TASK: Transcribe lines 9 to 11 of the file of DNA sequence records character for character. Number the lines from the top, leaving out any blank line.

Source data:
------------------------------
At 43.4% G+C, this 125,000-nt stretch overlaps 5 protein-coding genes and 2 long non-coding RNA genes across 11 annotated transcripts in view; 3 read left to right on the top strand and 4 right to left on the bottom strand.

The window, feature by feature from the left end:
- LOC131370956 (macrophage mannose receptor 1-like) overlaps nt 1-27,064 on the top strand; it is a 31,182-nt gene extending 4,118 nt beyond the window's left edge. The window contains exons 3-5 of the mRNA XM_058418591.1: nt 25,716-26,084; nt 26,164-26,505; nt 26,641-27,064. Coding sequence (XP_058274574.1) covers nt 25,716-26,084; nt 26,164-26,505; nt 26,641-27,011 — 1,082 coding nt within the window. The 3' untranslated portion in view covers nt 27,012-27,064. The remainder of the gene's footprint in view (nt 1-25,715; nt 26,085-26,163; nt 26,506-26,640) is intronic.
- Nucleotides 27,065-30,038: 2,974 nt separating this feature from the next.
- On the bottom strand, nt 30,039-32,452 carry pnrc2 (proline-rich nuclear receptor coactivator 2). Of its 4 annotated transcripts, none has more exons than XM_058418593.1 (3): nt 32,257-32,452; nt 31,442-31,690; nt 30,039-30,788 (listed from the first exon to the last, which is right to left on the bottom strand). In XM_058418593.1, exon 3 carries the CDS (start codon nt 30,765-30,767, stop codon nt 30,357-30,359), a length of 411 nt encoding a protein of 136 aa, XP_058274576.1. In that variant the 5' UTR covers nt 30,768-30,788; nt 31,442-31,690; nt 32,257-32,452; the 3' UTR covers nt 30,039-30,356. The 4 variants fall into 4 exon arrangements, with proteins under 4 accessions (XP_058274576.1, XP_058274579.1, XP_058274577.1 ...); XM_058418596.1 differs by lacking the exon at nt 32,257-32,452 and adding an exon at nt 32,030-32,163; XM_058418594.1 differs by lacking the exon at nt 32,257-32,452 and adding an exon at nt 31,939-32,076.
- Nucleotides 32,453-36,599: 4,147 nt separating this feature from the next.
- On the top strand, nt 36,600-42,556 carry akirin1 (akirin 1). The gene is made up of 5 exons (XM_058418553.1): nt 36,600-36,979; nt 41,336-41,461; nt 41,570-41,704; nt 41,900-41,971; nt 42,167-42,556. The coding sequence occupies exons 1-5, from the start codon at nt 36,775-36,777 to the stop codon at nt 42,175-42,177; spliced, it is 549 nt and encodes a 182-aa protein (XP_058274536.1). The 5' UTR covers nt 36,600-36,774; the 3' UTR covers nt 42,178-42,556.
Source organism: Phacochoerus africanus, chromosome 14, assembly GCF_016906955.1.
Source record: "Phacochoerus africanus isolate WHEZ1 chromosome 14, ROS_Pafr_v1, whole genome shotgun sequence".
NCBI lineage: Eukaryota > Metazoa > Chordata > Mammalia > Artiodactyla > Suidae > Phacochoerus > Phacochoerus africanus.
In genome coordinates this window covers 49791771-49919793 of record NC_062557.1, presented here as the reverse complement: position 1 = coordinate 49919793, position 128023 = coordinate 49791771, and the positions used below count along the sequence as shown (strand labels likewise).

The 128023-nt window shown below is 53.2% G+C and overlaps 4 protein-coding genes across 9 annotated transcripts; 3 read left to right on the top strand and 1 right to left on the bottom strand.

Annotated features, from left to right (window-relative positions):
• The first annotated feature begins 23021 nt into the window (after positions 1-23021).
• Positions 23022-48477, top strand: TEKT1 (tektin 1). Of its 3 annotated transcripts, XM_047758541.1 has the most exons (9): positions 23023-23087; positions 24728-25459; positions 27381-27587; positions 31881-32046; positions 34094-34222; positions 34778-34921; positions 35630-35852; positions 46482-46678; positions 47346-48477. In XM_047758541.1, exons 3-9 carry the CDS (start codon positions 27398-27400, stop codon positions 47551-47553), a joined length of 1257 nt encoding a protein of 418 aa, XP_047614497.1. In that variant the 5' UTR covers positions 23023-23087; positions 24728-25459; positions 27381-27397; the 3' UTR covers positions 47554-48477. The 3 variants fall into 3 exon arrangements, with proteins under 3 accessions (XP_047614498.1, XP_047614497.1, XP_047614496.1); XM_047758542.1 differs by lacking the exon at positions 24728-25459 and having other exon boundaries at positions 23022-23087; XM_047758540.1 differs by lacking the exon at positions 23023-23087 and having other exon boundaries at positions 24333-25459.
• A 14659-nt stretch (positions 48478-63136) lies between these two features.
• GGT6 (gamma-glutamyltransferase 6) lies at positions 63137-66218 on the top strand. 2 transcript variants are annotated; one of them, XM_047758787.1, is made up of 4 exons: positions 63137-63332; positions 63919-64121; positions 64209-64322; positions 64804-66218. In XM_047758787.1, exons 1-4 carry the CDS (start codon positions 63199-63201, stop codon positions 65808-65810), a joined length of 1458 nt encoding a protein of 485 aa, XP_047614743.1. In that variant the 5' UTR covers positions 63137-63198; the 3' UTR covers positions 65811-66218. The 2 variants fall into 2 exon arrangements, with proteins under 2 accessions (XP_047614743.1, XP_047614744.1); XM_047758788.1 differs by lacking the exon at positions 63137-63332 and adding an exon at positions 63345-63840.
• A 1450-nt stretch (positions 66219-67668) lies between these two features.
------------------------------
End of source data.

Source record: "Phacochoerus africanus isolate WHEZ1 chromosome 14, ROS_Pafr_v1, whole genome shotgun sequence".
NCBI lineage: Eukaryota > Metazoa > Chordata > Mammalia > Artiodactyla > Suidae > Phacochoerus > Phacochoerus africanus.
In genome coordinates this window covers 49791771-49919793 of record NC_062557.1, presented here as the reverse complement: position 1 = coordinate 49919793, position 128023 = coordinate 49791771, and the positions used below count along the sequence as shown (strand labels likewise).